Barney: the love and life of a rescue dog

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Let me tell you about Barney. Barney is a rescue dog from Spain. We (which is myself, husband and two sons) rescued him from a place that was known locally as the ‘Killing Station,’ but I will refer to it as ‘the pound’, because, to be honest, I just can’t bear to call it by its local name.

Barney had never been indoors, he had never chased after a ball and, going by the state of him, had not been treated very well at all. He had bruises all over his body and dermatitis, which the vet said was from stress. When he had been dumped outside the gate at the pound, they had to cut off a rope around his neck that was so tight his skin was growing around it.

We first saw Barney on a Facebook page that a wonderful charity had set up to try and re-home these poor dogs, before the inevitable happened. It was love at first sight. He looked so small and scared. The note underneath his picture stated that the other dogs would pick on him and push him out of the way, so he struggled to get any food. He was sad, lonely and had a fresh cut on his ear where he had been bitten by another dog. We arranged to go and visit him as soon as possible.

I don’t think I have ever seen such a sad, frightened dog, but he was quite happy to let us stroke him, and take him for a little walk.

When we arrived at ‘the pound’, we were greeted at the gate by the wonderful lady from the charity, and once we were through the gate, the enormity of the problem in Spain was only too obvious. We had walked into a large yard which was just overrun with dogs. So many different kinds; there were many different breeds, of all shapes and sizes. Some of the dogs came bounding over to us, barking and wagging their tails, wanting to be stroked and made a fuss of.

We tried our best to stroke all of them but there were so many, and we just didn’t have enough arms. Upon having a quick glance around we noticed that there were also many other dogs that were sitting on their own, hiding in the corners and behind any bits of shelter they could find; too timid or scared to come over to say hello; this is where we would find Barney. As soon as we saw him, we knew we had to bring him home. I don’t think I have ever seen such a sad, frightened dog, but he was quite happy to let us stroke him, and take him for a little walk.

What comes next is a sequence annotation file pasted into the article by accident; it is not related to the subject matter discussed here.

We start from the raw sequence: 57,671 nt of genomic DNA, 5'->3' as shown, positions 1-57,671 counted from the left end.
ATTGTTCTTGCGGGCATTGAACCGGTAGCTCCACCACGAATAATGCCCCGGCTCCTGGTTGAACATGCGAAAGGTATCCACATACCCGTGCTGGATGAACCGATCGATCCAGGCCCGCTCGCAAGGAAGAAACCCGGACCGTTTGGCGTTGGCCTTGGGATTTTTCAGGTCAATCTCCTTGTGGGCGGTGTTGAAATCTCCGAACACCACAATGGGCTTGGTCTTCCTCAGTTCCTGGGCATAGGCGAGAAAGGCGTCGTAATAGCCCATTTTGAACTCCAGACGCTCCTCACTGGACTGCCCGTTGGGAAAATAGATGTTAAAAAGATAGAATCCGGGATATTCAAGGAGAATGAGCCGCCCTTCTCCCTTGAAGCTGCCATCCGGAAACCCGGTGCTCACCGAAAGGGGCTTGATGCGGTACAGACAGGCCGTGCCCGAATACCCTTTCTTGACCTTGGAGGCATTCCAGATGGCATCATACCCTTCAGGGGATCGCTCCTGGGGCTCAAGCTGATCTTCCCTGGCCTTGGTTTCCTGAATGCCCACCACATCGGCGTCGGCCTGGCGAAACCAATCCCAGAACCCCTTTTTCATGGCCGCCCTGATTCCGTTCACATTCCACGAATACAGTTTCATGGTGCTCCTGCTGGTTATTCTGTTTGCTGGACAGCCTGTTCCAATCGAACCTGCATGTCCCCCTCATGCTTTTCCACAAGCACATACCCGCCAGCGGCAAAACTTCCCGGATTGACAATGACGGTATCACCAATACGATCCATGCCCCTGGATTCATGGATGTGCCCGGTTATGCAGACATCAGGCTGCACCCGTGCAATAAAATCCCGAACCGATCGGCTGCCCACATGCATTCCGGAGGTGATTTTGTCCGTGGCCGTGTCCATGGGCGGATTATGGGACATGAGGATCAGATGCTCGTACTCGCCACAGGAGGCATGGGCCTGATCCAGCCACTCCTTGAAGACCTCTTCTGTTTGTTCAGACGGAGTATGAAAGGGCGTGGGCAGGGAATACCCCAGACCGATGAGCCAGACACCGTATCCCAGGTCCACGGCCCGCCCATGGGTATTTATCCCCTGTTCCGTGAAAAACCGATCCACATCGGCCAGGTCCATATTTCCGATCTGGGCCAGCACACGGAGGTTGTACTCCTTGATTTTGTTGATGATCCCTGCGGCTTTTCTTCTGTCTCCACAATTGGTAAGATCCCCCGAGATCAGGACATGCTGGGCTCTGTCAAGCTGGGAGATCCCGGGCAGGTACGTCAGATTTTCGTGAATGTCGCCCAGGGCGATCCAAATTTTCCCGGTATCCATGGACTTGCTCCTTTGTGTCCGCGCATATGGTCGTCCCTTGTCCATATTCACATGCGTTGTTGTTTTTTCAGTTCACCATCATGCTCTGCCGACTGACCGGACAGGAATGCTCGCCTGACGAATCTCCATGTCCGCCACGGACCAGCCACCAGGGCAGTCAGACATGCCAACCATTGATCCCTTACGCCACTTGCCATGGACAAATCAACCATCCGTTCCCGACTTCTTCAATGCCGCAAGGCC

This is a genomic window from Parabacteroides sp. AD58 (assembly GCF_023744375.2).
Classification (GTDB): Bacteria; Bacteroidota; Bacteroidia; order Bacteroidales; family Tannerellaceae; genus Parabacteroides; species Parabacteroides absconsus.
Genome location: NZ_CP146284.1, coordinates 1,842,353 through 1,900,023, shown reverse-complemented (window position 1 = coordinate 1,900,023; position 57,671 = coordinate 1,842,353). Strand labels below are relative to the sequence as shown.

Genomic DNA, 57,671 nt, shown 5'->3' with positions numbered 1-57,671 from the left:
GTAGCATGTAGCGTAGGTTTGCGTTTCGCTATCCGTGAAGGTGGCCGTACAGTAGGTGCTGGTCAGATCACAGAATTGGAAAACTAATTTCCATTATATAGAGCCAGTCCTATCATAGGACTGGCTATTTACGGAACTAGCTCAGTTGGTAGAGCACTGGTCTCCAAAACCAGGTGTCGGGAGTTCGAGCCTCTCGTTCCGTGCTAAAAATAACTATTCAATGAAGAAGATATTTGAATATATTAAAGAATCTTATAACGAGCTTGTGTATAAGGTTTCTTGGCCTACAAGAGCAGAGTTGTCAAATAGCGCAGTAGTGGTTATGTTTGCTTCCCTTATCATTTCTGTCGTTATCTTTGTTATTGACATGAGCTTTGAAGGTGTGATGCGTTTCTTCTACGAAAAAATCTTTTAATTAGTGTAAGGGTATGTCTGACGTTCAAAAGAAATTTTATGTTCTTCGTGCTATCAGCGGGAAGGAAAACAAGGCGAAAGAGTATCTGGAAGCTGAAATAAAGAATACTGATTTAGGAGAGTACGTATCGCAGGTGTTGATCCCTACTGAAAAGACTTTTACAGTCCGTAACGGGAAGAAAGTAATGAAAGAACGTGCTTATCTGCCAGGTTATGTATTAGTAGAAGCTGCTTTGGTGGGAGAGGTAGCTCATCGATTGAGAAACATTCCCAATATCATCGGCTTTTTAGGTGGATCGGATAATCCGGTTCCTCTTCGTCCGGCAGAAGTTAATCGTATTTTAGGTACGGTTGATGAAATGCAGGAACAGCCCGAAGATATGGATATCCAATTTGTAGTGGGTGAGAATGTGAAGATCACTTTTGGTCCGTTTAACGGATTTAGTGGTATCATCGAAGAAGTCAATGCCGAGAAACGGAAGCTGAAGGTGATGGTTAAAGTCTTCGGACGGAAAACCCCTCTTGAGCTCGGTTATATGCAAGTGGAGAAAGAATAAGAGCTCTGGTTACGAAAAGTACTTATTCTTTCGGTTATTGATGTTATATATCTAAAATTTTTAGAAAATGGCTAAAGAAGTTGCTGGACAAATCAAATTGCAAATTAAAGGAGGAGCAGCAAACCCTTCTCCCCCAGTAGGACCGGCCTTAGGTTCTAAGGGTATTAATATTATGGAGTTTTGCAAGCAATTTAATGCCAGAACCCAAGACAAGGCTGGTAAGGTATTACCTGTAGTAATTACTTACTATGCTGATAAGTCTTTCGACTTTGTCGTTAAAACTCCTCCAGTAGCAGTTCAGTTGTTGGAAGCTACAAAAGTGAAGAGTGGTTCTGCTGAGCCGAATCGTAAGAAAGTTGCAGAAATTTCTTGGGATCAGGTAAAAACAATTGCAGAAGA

We had to leave him there that day, which was heart-breaking, but as soon as he had been vaccinated and neutered (which was an essential part of the adoption procedure), we picked him up to start his new life.

Rescue dog Barney

The day we brought him home, he gingerly climbed up onto the sofa and slept for a whole day. From day one he loved being close to us and having cuddles. He loved everyone who came around to see him. He never barked or growled, although, sadly, I suspect that was because no one had ever taken any notice of him before.

When we brought Barney home in 2010, he was approximately 3 years old (the vet had to make an educated guess). He is now 12 years old and is still the same beautiful, cuddly boy he has always been.

Barney does still have some struggles; he doesn’t like loud noises. Fireworks and the crackles of a fire make him nervous, causing him to seek comfort from one of his humans. He will jump if someone sneezes loudly or if something is dropped onto the floor. He will even shake and cower if anyone picks up an object that he doesn’t like the look of; which includes, the broom and a rolled-up newspaper.

Barney has brought so much joy to our family; we couldn’t imagine life without him.

It is unimaginable what this poor dog must have been through. However, there is much that is positive. He absolutely loves chasing the ball (we had to teach him). He loves going for walks, which take ages as he loves to sniff everything. He loves other dogs, and surprisingly, cats! He will often play with his cat brother and they regularly curl up together in his bed. He loves everyone, and everyone loves him. Barney has brought so much joy to our family; we couldn’t imagine life without him.

I know not everyone has a story like ours. Some dogs are so damaged by their traumatic past that it is almost impossible for them to ever trust a human again, making it difficult for them to be rehomed; however, I implore anyone who is considering inviting a dog into their family to please take a look at your local rescue centre.

There are so many dogs desperate to be loved and looking for their forever homes. It is highly likely there will be one suitable to be part of your family and the amazing staff at the rescue centre will do everything to ensure a perfect match is made.

This is a guest post by Sarah Donovan. Want to write for us? Visit www.dogstodaymagazine.co.uk/essay-submission or email editorial@dogstodaymagazine.co.uk.

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